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CIA Ruse Is Said to Have Damaged Probe in Milan
The CIA has an especially close relationship with the Egyptian security and intelligence services.
In May, the New York-based group Human Rights Watch estimated that since 2001, Egypt had worked with other countries to apprehend more than 60 Islamic militants living abroad and return them to Egypt. Soon after, Egyptian Prime Minister Ahmed Nazif told the Chicago Tribune that the CIA alone had handed over to Egypt between 60 and 70 terrorism suspects captured from around the world.
This relationship has led some European counterterrorism officials and outside experts to speculate that Nasr was abducted as a favor to the Egyptian government. But former U.S. intelligence officials said in interviews that the operation was carried out at the behest of the CIA, not Egypt.
They said the kidnapping was the inspiration of the CIA station chief in Rome, who wanted to play a more active role in taking suspected terrorists off the street. CIA officials in Italy came up with a list of three people "they wanted to look at to grab," said one agency official. It is not clear whether Nasr was on the list.
"It was definitely not a favor to the Egyptians," said another intelligence official. CIA officials "had their eye on him."
The Egyptian government has declined to comment on the case. Italian prosecutors said in court documents that they have repeatedly requested information from Egyptian officials but have received no reply.
Investigators said they had uncovered no hard evidence that Egyptian or Italian agents were involved in the abduction, although Nasr later told his family that the two men who seized him spoke "perfect Italian." According to the wiretapped telephone conversations, Nasr claimed that he was tortured by his captors in Egypt -- subjected to freezing temperatures and electric shocks, among other forms of abuse.
Italian police said there were signs that the CIA's substation chief in Milan, identified in court records as Robert Seldon Lady, flew to Cairo shortly after Nasr's disappearance, a trip that many counterterrorism analysts take to mean he took part in the initial interrogation. He spent three weeks there. Lady's attorney has acknowledged in court papers that he is a former CIA officer who worked in Italy for four years while posted at the U.S. Consulate in Milan.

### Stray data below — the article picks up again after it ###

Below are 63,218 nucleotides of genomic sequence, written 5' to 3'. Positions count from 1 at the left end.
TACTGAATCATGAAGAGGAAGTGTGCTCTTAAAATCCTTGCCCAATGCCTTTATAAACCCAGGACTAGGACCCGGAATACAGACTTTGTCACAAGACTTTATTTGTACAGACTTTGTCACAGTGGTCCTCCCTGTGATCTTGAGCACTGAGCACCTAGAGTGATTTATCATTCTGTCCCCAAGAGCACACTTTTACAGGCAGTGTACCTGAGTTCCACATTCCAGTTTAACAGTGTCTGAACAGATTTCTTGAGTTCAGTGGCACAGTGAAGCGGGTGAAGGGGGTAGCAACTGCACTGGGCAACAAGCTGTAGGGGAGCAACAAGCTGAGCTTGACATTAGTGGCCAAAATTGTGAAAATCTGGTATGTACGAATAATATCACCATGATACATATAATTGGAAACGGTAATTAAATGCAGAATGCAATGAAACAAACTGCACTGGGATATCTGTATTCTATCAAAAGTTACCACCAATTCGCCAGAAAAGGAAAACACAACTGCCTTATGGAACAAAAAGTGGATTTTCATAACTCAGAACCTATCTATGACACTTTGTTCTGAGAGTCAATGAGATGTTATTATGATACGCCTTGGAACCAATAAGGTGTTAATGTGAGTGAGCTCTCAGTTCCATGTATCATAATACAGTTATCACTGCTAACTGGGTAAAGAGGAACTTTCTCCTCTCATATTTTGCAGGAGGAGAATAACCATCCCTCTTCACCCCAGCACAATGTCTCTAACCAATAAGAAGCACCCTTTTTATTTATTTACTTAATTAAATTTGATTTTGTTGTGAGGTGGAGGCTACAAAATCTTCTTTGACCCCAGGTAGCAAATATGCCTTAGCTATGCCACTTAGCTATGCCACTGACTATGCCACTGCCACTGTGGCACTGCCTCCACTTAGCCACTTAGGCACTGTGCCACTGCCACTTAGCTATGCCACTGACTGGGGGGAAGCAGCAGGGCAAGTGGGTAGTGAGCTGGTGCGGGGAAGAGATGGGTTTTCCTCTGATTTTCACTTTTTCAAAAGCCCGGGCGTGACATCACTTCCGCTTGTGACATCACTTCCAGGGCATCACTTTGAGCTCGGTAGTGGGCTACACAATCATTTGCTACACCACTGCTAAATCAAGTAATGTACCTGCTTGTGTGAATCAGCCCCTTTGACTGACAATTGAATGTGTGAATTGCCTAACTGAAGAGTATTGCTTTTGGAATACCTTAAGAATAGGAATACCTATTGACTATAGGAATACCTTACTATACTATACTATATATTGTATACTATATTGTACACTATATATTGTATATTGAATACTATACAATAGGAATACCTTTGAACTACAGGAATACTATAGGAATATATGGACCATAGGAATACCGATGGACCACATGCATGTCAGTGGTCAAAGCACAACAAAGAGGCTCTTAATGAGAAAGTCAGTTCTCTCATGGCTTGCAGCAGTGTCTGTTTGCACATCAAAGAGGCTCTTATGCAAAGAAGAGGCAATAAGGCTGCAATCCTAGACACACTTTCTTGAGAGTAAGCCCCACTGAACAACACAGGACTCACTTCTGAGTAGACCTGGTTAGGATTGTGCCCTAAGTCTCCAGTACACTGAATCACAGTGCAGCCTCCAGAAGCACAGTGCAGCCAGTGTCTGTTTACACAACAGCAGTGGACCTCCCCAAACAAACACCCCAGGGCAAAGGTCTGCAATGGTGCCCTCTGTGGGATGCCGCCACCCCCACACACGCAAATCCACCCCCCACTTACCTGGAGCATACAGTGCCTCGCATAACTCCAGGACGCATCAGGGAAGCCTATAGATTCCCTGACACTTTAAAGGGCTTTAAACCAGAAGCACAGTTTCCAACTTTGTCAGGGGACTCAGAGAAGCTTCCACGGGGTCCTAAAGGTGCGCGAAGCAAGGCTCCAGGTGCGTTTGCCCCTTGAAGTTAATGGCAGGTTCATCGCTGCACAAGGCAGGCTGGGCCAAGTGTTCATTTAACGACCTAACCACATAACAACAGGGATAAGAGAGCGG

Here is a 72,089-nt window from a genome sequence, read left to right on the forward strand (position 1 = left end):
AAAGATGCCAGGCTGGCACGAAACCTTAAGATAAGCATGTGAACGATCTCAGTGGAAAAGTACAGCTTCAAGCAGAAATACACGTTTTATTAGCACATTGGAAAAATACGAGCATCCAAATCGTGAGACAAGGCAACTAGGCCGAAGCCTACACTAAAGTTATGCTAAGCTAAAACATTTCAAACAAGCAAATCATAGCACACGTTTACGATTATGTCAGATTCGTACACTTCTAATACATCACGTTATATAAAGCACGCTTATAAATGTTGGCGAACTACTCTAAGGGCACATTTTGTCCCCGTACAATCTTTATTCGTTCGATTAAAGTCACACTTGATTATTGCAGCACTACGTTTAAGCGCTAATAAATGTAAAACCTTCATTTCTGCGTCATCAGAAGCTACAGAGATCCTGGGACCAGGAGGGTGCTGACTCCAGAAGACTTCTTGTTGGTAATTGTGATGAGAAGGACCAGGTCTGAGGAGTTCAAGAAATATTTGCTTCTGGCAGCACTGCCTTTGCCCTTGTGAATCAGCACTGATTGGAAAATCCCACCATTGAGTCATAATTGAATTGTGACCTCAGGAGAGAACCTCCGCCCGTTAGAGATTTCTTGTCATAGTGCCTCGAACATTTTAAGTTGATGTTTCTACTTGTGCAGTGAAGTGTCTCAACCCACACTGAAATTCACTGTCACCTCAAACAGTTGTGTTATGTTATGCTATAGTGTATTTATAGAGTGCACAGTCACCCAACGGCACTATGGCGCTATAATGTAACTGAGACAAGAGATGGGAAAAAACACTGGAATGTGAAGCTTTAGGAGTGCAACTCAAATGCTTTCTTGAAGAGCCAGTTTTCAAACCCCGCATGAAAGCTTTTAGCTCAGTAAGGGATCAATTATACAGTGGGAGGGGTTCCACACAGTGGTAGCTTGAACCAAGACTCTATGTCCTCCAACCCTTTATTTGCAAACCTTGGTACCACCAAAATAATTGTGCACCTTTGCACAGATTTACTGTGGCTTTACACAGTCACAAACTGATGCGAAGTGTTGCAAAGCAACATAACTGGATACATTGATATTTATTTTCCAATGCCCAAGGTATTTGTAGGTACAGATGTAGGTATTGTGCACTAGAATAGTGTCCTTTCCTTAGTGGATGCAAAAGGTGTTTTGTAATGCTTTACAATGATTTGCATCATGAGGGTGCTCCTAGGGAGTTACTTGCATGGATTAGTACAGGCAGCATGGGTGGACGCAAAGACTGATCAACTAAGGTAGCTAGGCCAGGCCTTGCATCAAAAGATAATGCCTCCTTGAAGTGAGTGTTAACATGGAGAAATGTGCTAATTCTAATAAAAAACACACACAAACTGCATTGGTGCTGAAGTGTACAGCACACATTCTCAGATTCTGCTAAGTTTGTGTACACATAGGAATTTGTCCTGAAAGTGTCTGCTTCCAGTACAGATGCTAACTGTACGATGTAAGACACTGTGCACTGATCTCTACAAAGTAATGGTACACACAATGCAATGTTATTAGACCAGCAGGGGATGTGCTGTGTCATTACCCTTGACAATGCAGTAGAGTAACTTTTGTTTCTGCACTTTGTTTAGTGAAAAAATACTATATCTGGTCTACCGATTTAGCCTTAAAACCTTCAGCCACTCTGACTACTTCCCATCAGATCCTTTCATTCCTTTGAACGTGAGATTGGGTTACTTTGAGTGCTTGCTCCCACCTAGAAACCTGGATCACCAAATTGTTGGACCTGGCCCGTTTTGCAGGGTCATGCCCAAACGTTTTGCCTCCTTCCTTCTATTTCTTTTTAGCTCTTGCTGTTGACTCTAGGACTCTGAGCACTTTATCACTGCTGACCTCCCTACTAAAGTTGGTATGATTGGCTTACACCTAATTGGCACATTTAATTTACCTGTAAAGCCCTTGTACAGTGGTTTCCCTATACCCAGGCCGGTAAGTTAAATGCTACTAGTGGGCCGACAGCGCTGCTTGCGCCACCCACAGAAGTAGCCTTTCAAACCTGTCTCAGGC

Investigators have seized computer disks from Lady's home outside Milan that show he made travel reservations on a Web site to fly from Zurich to Cairo five days after Nasr disappeared, with a return flight scheduled for three weeks later. Cell phone records also show that calls were placed from Cairo on a telephone believed to be used by Lady during that period, court documents show.
During their search of Lady's home, police found a disk with a digital photograph of Nasr, showing him walking along the same block in Milan where he was abducted a month after the picture was taken.
Lady, who retired from the CIA a year later, is one of the 22 alleged CIA operatives who have been charged with kidnapping in the case. He has hired an Italian defense attorney, who recently filed a motion to have the charges against him thrown out.
The attorney, Daria Pesce, argued that the evidence seized at Lady's home was obtained illegally. She said he has not admitted or denied playing any role in the case but is actively contesting the charges. She said in a telephone interview that naming him publicly would not jeopardize his former status as an undercover officer or pose security concerns.
"We're just telling the judge that they don't have any evidence that he could have kidnapped" Nasr, Pesce said. "There could never be a trial against him in the United States with such lousy evidence."
Last week, Italian Judge Enrico Manzi disagreed with Pesce. In a written opinion upholding the arrest warrant, the judge wrote that the evidence taken from Lady's home "removes any doubt about his participation in the preparatory phase of the abduction."
Staff writer Dana Priest in Washington and special correspondent William Magnuson in Milan contributed to this report.